Brian McCall

**Univ. of Wisconsin**

J.D. Univ. of Wisconsin Law school

Brian was a geometry teacher through the Teach for America program and started the geometry program at his school

Share

Knowing the properties of a kite will help when solving problems with missing sides and angles. **Kite properties** include (1) two pairs of consecutive, congruent sides, (2) congruent non-vertex angles and (3) perpendicular diagonals. Other important polygon properties to be familiar with include trapezoid properties, parallelogram properties, rhombus properties, and rectangle and square properties.

There are a couple of key facts about kites

that will help you solve problems

when you have missing sides

or missing angles.

The first key part about how to identify a

kite is you have two pairs of consecutive

congruent sides.

Not opposite like in a parallelogram

or a rectangle.

Notice, we have two consecutive sides

here and they're both congruent.

But these two sides are not

congruent to this pair.

That's the first key thing about a kite.

The second key thing is the nonvertex

angles are congruent.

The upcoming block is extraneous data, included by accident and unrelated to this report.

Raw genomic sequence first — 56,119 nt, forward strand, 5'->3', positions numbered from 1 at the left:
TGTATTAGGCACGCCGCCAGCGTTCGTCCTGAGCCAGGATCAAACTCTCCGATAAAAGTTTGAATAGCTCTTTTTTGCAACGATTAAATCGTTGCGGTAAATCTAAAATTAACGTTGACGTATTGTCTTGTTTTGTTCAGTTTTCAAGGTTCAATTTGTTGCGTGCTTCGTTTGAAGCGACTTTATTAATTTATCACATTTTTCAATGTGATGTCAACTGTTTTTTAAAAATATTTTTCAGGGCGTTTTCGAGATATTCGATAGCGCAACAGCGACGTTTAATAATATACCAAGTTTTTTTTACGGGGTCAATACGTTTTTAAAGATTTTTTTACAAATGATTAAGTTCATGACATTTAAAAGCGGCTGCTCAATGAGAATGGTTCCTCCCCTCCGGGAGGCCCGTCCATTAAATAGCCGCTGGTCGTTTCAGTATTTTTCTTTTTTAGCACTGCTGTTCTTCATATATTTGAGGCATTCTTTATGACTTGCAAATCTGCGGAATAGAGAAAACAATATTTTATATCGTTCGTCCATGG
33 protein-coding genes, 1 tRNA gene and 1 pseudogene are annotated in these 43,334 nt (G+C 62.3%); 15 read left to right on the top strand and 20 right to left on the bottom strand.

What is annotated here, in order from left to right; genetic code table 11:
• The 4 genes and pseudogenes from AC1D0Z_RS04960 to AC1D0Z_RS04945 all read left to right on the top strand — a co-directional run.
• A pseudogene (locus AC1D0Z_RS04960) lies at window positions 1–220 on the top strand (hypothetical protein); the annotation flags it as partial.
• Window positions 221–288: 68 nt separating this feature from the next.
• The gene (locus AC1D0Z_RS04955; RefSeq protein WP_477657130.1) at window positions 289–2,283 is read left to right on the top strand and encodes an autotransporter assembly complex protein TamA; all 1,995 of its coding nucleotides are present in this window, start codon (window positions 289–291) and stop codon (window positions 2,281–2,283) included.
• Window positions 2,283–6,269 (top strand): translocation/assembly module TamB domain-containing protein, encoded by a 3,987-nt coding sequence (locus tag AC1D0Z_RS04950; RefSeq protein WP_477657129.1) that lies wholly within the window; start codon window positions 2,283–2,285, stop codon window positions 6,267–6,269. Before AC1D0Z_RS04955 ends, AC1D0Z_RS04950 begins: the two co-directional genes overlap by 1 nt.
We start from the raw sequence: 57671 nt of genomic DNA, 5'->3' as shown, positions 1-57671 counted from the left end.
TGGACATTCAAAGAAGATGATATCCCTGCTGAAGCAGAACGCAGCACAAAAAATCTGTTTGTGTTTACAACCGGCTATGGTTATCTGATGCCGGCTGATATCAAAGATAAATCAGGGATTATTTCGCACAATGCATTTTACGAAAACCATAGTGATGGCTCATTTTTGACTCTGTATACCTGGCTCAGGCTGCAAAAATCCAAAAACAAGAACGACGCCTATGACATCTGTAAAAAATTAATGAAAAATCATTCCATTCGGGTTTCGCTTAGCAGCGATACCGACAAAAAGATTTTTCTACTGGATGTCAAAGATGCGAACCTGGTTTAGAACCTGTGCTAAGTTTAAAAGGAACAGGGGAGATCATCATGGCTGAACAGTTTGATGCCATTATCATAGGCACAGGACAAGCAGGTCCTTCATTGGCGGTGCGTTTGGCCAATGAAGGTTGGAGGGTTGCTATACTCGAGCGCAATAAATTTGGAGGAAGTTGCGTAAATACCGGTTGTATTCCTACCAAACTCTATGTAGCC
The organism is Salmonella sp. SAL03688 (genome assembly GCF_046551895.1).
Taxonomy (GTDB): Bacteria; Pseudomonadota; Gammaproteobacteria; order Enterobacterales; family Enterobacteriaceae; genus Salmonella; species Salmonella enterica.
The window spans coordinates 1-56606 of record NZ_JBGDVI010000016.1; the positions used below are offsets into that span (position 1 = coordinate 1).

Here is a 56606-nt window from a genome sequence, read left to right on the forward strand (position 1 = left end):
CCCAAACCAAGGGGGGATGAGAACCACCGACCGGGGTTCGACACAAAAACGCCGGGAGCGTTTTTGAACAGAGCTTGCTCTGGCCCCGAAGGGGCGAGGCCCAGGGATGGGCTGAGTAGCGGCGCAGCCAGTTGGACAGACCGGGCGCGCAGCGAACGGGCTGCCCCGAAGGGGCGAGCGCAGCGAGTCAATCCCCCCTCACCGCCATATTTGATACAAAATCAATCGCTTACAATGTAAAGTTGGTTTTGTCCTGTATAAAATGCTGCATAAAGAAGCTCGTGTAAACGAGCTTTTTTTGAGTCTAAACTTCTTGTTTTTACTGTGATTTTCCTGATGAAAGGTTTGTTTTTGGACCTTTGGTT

So if you want to call this angle a vertex

angle, and this angle a vertex angle,

then these two non-vertex angles

will always be congruent.

The third key thing is that the

diagonals are perpendicular.

So if I drew in a diagonal between the vertices

and between the nonvertex angles,

these two will intersect

at a 90-degree angle.

Another key fact about this is that this

diagonal between the two non-vertex

angles is bisected by

this longer diagonal.

So a couple key things to remember when

you are trying to solve problems that

involve a kite.

And one other thing that I forgot to mention

is that this vertex angle is bisected

by this diagonal.

This vertex angle is also bisected but not

necessarily congruent to this angle.

So a lot going on in a kite.

We've got diagonals that are

perpendicular to each other.

This diagonal was bisected, the angles

in the vertex are bisected, and we've

got two pairs of consecutive

congruent sides.